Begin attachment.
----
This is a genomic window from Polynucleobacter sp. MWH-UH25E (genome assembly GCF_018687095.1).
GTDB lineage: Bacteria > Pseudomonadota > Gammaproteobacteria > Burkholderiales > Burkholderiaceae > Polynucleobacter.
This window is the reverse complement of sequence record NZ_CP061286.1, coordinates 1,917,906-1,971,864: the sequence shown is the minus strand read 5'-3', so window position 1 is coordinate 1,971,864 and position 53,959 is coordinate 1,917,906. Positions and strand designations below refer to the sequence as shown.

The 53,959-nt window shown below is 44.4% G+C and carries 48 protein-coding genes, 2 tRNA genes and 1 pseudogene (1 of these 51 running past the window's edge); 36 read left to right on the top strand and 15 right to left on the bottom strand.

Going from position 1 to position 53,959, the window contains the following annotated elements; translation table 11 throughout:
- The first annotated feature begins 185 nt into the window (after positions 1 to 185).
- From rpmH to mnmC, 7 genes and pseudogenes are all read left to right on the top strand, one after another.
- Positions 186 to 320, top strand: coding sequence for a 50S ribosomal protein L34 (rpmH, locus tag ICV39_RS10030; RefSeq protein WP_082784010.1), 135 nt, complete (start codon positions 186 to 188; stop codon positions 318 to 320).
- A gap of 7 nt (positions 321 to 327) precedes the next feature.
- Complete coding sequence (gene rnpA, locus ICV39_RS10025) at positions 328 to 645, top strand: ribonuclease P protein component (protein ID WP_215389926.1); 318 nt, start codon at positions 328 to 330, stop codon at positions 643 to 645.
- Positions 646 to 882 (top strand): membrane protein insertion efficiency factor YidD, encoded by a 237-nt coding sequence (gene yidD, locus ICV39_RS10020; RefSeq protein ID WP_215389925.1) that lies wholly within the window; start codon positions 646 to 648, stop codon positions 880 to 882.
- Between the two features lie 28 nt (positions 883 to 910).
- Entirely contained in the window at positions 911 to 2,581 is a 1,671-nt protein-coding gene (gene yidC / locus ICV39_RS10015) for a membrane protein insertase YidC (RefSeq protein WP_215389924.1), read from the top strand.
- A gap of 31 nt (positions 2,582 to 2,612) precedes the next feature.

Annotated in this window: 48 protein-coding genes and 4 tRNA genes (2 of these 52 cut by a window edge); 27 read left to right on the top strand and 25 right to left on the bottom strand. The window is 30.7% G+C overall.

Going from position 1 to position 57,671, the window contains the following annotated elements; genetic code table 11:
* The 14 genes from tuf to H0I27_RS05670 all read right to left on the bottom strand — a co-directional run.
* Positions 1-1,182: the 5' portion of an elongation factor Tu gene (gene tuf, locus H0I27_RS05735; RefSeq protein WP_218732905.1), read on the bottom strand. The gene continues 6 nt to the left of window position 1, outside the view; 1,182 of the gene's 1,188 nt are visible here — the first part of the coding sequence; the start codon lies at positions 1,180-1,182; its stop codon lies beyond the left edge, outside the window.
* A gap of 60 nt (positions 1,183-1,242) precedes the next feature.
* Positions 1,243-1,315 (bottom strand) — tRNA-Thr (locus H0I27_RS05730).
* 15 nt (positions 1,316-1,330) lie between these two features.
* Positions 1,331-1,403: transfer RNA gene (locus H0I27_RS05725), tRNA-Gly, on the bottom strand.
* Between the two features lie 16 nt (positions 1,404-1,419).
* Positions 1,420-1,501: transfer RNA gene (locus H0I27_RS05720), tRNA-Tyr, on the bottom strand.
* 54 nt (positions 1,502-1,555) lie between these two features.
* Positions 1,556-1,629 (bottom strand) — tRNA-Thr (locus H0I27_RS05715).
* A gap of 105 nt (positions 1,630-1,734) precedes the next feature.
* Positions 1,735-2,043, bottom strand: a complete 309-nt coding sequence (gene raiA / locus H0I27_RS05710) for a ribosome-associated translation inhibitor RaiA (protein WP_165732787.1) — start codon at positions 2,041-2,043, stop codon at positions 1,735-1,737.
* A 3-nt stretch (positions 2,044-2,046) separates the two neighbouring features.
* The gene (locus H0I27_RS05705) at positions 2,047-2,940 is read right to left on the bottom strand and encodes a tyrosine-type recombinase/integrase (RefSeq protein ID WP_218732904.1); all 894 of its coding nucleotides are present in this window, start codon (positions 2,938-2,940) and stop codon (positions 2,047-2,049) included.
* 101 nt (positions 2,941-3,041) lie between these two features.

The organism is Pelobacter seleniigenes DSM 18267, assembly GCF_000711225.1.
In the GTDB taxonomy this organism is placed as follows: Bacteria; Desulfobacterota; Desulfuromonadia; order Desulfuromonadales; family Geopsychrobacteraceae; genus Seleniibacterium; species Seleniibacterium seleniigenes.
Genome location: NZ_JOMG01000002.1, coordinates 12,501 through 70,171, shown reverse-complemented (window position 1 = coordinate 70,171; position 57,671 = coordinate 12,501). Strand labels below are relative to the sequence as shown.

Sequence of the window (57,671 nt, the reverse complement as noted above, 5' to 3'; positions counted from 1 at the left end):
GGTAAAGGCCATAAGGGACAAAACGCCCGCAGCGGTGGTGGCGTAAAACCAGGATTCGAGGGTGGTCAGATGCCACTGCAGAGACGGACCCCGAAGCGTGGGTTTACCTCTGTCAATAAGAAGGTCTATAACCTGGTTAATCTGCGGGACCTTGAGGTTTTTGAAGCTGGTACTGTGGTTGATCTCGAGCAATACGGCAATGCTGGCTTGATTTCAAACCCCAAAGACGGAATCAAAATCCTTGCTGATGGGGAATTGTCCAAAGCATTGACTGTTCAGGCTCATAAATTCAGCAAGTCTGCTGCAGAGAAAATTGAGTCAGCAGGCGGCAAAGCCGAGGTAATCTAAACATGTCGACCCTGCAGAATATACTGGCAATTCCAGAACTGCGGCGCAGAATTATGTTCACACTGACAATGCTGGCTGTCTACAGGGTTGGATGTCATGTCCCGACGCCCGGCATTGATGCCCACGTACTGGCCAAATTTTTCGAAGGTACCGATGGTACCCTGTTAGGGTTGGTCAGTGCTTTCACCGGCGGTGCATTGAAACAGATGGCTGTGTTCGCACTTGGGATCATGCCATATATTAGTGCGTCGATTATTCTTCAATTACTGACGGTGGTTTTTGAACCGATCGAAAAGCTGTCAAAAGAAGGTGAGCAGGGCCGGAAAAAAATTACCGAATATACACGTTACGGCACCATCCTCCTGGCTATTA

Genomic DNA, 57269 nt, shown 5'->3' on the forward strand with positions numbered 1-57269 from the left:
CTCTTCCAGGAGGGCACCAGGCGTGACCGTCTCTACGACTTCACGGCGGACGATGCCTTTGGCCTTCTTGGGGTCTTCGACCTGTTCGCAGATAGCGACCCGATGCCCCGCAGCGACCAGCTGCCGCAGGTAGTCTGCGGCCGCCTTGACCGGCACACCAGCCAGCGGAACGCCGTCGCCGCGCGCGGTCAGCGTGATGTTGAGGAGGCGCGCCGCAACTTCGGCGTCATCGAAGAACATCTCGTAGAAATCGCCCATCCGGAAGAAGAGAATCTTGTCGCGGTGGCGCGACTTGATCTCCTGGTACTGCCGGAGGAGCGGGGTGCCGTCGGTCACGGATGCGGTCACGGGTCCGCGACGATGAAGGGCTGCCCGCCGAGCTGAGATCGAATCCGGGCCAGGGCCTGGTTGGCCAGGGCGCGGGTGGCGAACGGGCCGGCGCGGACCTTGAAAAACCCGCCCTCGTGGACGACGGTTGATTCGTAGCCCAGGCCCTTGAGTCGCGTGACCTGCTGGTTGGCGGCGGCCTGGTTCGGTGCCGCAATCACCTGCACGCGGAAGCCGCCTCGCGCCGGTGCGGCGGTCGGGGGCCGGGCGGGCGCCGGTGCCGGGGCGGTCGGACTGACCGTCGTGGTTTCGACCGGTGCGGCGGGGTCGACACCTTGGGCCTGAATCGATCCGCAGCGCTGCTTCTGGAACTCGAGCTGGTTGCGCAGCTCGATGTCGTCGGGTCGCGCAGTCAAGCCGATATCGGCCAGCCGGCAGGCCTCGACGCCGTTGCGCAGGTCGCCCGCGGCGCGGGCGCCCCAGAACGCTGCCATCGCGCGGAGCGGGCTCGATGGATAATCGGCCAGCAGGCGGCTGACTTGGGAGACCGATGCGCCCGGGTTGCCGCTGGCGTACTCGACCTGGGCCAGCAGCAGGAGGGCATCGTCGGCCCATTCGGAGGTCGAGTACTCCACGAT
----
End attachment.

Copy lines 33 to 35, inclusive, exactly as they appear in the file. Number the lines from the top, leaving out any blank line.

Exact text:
In the GTDB taxonomy this organism is placed as follows: Bacteria; Desulfobacterota; Desulfuromonadia; order Desulfuromonadales; family Geopsychrobacteraceae; genus Seleniibacterium; species Seleniibacterium seleniigenes.
Genome location: NZ_JOMG01000002.1, coordinates 12,501 through 70,171, shown reverse-complemented (window position 1 = coordinate 70,171; position 57,671 = coordinate 12,501). Strand labels below are relative to the sequence as shown.

Sequence of the window (57,671 nt, the reverse complement as noted above, 5' to 3'; positions counted from 1 at the left end):